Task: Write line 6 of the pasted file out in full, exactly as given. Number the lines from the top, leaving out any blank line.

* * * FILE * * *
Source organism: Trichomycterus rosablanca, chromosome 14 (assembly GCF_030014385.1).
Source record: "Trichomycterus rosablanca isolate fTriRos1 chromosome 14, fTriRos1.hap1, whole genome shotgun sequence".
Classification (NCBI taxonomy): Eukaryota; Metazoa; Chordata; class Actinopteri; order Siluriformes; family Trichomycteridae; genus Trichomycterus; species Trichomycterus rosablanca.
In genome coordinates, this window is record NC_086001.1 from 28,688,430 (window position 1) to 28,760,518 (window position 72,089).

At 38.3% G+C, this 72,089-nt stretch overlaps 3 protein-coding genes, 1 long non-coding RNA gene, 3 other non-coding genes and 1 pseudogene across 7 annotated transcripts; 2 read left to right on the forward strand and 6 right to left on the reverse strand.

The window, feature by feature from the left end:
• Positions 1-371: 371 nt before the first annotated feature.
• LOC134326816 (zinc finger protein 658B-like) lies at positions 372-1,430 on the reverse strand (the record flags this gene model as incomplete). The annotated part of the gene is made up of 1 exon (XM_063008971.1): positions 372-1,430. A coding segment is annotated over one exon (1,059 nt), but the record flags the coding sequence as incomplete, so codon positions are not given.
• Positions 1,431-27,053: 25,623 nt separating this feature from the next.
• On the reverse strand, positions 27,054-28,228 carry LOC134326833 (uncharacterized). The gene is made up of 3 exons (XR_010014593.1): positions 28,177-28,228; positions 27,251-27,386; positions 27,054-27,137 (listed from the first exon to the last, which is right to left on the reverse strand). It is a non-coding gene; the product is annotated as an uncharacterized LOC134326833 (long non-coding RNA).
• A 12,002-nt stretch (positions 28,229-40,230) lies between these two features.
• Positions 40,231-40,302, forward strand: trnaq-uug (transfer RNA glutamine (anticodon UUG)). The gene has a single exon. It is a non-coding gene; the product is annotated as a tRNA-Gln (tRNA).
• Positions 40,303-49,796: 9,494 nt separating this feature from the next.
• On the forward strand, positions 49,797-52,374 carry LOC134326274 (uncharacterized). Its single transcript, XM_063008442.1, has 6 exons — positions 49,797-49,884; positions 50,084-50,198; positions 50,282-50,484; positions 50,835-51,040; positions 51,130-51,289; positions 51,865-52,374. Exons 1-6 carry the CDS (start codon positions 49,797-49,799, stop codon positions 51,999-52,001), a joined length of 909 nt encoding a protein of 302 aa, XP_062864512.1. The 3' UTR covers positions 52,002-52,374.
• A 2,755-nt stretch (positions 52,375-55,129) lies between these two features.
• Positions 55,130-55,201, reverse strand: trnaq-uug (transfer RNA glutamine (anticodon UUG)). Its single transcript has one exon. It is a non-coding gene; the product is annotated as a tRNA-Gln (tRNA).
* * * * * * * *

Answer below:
The window, feature by feature from the left end: